Tim Kowal 29:07
No, my No I abide by the maximum don't make a federal case out of it.
Jeff Lewis 29:12
Well, I can say that in this case, no one made a federal case out of it, but they did make a state case out of it. Earlier this month, a fella by the name of Arnold Wachtell sued Otto Manelli brothers, which I guess is a famous brand in New York famous deli or something for false advertising. Because if only there had been a hyphen between the five and the cheese, perhaps he would have been on notice that there weren't actually five ravioli cheese. And if only he understood, and read the ingredients list a little more thoroughly there was a fifth cheese listed, but it totally destroyed his willpower when it came to selecting the right product to feed himself and he sued for $50,000 in damages as a result of a violation of the New York laws regarding labeling food products.
Tim Kowal 29:59
Okay, A did did a play into his his argument that there that ravioli was not plural on the package.
Jeff Lewis 30:08
Yeah. Nobody's asked him that. I'm sure it'll come up in depositions.
Tim Kowal 30:14
Maybe he felt ravioli in Italian, is it? I think they still use the plural s, don't they? Or is that
Jeff Lewis 30:22
obviously the these kinds of lawsuits they can serve a public good, you know, someone has a nut allergy, you know, and disclosing whether or not there's nuts in a product or sugar issues, you know, disclosing whether something has sugar or not. But this is just ridiculous. And dare I say cheesy. This in the one. There's one down in Florida that was filed a few months ago. But over the time to prepare microwave macaroni and cheese, the package said it's like three and a half minute, the macaroni and cheese. Someone sued because it's true that the cooking time was three and a half minutes. But there's more time to kind of open the package and the spoon it onto a plate. Some lawyer thought it'd be a good idea to file that list lawsuit. And this is why lawyers have a bad name in our country.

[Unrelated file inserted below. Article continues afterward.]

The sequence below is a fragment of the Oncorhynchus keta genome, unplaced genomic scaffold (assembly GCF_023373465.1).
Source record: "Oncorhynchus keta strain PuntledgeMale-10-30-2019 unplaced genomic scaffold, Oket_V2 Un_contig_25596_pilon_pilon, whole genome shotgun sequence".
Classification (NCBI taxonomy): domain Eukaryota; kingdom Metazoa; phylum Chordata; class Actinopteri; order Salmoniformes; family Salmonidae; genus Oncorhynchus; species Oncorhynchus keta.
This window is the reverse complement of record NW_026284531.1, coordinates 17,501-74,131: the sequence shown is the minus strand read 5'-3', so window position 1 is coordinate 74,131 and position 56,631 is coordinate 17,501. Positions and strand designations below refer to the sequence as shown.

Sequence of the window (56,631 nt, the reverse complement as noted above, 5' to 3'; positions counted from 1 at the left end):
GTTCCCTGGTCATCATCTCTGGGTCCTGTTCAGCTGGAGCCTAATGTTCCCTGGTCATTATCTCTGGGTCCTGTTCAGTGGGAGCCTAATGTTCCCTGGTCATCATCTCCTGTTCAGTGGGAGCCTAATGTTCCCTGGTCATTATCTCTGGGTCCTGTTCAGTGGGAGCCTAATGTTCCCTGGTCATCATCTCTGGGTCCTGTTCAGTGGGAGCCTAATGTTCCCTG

Tim Kowal 31:01
Yeah. Cooking time versus total preparation time. Yeah, yeah, we all got to come down. Put our feet on the ground sometimes. Yeah. Alright, a couple other quick stats here. Federal stats, Federal Court stats are out the median time for civil appeals in the ninth circuit is now 12.6 months. Not too bad. That's pretty good. That's pretty good. Another quick stat, California bar exam pass rate down to 32.5%. Yeah. And on a
Jeff Lewis 31:35
related note, did you see there was a story about California Bar entertaining, I don't think it's yet formalized. But they're entertaining thoughts about loosening up the reciprocity arrangements with other states so that if you pass a bar in another state, you could wave into California.
Tim Kowal 31:49
I am here to talk about that. There's the the UB II, that I believe that the California has not, has not joined on to that the universal bar exam,
Jeff Lewis 31:57
right? Yeah. Now this is just be straight reciprocity. Cynics think that state bars look into, I don't know, raise some funds. And by allowing admissions to increase to the State Bar, they can raise more money.
Tim Kowal 32:09
I like the reciprocity rules. I know that we have we talked about some of the trouble we have with the quality of some of the practitioners in our state. But I don't know that that making the bar exam harder or easier is made a lot of a difference on that.